It seems to me the place where evolution and the doctrine of Creation come into conflict is when people assert that evolution requires a belief in a purposeless universe that is nothing more than a big pile of atoms.

In other words, the conflict is between materialism and theism. Even materialists come to points where they say science cannot provide an answer. They fill in these gaps with theories and assumptions about the nature of the universe. Or, they live with ignorance because the problem posed by the gap is not really important to them.

My favorite chapter in The Selfish Gene is where Richard Dawkins explains free will. In his deterministic view of the universe, we should not have free will. But, he is not ready to go there. So, he says that somehow free will arises out of the deterministic systems that created humans.

Somehow. For theists, we don’t say “somehow.” We say, “God.”

Now, if by Creation we mean God created the whole world exactly as it is today with all the animals and plants as they are today, then there is a deep incompatiblity. It is one that no amount of discussion or argument could bridge.

I’ll refrain from going into the theological discussion of the evolution vs. creation issue…yes, you can thank me for that. 😉 However, what I do feel is important to stress is that the scientific evidence for “microevolution” — or changes over time that effect organisms within certain boundaries of existing genetic information and expressions — is quite rampant and we can even observe it happening today. However, “macroevolution”, or the arrival of vast numbers of new forms and species and biological structures over deep time, and especially the idea of common descent of all life from simple cells, is almost entirely devoid of explanatory power and the evidence just isn’t there to support it. So the reality is that Christians don’t NEED to reconcile the science of Darwinian evolution with the Bible because that science is faulty. Real science and the Bible aren’t in conflict, because the evidence shows that intelligent design is a far better explanation than long, incremental processes to explain the emergence of life, genetic information, and biological structures.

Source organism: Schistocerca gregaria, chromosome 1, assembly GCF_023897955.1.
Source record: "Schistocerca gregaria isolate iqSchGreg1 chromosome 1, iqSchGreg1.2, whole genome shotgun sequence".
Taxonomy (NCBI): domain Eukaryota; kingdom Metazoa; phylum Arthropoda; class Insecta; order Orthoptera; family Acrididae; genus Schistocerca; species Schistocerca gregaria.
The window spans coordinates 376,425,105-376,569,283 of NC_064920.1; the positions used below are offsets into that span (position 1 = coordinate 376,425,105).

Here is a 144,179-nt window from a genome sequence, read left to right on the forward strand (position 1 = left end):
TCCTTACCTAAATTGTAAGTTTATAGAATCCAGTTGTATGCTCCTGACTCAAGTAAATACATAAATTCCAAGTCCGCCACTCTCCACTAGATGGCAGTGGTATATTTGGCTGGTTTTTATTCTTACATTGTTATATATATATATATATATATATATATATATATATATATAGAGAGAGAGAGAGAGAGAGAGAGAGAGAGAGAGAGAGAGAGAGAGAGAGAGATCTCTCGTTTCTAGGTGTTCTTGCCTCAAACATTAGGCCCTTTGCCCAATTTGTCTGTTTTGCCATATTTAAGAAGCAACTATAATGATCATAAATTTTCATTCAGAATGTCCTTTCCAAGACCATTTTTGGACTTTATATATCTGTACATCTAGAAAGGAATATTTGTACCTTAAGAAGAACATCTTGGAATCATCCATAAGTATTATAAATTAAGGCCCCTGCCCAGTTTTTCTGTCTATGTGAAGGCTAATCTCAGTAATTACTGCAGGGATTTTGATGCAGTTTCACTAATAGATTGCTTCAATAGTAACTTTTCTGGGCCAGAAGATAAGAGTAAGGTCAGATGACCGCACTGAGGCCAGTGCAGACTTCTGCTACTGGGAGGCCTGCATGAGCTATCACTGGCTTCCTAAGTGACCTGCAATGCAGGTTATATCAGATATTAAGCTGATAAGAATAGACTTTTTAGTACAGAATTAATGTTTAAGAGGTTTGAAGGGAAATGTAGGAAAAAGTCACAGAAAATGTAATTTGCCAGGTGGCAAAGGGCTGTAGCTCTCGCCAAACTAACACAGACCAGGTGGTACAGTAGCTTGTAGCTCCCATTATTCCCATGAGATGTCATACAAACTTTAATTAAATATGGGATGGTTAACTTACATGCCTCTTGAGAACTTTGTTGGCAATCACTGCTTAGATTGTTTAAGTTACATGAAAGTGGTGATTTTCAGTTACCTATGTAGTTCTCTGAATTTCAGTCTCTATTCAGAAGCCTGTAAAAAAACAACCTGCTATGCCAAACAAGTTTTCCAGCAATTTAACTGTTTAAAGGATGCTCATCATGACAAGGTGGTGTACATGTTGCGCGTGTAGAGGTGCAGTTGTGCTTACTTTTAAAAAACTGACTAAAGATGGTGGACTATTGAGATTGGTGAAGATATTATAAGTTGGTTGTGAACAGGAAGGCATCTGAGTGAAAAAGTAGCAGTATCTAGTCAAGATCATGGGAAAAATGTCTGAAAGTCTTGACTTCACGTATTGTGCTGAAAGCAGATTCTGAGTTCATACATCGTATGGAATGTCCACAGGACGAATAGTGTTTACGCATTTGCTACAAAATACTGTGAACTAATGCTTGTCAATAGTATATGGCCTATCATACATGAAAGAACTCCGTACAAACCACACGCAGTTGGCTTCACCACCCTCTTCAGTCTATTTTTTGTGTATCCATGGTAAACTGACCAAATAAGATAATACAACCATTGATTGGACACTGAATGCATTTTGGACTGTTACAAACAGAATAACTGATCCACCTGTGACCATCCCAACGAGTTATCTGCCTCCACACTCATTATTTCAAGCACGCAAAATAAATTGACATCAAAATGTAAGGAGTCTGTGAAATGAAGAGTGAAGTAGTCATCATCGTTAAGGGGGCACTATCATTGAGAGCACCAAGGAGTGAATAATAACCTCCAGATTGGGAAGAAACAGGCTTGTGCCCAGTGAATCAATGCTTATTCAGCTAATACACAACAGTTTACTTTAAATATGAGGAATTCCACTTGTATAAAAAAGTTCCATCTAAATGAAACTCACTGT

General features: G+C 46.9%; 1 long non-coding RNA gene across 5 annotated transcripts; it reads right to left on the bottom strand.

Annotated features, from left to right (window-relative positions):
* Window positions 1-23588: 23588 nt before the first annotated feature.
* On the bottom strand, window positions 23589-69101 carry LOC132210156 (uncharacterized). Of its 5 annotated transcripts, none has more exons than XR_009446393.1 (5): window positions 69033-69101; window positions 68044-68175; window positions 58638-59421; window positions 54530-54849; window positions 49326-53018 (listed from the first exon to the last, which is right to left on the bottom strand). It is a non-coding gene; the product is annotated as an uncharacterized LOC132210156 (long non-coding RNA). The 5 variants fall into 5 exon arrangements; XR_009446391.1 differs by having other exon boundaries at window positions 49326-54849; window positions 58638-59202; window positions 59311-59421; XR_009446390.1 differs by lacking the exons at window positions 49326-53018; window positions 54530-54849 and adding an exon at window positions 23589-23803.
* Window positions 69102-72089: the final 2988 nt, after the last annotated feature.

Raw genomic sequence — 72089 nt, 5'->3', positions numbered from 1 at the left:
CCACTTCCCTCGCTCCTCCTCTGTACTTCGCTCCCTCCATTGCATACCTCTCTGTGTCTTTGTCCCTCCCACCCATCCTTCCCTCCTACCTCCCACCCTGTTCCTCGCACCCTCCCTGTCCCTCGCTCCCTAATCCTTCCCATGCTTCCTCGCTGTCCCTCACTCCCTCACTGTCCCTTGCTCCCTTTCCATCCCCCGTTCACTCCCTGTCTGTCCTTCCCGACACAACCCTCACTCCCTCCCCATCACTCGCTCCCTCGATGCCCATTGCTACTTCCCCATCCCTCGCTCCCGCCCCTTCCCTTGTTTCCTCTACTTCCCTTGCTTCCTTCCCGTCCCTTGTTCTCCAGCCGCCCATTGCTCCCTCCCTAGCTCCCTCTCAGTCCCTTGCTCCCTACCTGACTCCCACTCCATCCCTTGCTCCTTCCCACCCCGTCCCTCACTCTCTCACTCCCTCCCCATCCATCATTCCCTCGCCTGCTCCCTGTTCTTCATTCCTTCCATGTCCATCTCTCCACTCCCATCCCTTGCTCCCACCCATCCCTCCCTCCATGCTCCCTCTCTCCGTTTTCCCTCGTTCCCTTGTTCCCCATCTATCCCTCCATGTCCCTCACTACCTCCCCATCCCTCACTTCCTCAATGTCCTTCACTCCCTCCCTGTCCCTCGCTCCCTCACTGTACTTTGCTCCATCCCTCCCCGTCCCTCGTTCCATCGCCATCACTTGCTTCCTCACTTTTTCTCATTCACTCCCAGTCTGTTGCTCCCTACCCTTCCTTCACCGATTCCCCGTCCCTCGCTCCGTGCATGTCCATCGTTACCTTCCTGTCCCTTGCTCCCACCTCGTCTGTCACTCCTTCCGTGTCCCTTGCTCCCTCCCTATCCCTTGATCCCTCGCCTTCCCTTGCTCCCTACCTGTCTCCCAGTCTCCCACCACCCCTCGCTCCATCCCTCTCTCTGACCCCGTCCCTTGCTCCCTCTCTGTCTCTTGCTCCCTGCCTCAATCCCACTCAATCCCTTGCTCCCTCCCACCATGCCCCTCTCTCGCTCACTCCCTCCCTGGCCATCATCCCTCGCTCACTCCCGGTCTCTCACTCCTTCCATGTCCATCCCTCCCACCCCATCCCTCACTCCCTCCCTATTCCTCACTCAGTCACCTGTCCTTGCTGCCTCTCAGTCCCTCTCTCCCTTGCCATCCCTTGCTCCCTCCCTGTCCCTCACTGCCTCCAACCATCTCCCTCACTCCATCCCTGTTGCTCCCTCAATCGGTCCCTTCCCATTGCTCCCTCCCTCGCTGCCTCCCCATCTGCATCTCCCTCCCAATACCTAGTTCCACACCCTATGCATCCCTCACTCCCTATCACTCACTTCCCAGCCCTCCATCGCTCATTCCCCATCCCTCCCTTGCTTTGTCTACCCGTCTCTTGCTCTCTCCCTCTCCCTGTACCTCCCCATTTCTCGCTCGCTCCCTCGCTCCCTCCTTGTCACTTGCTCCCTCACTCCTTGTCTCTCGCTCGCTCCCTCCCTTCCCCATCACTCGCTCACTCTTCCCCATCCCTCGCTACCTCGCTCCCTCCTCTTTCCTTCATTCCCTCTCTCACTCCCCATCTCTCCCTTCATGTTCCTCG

Glad you had the courage to bring up such a controversial topic, Andrew. 🙂

Well, you all may see no imcompatibility, but that is not what professors are telling their students.

And the most prominent atheists in this regard…Dawkins, Dennet, Harris, et al., are quite plain about this, mainstream evolution leaves no roon for Christianity.

Face it, to even raise questions about the theory…say the question of whether or not mutation rates can really accomplish what they claim…is to commit academic suicide.

Don’t kid me, I’m in the middle of it.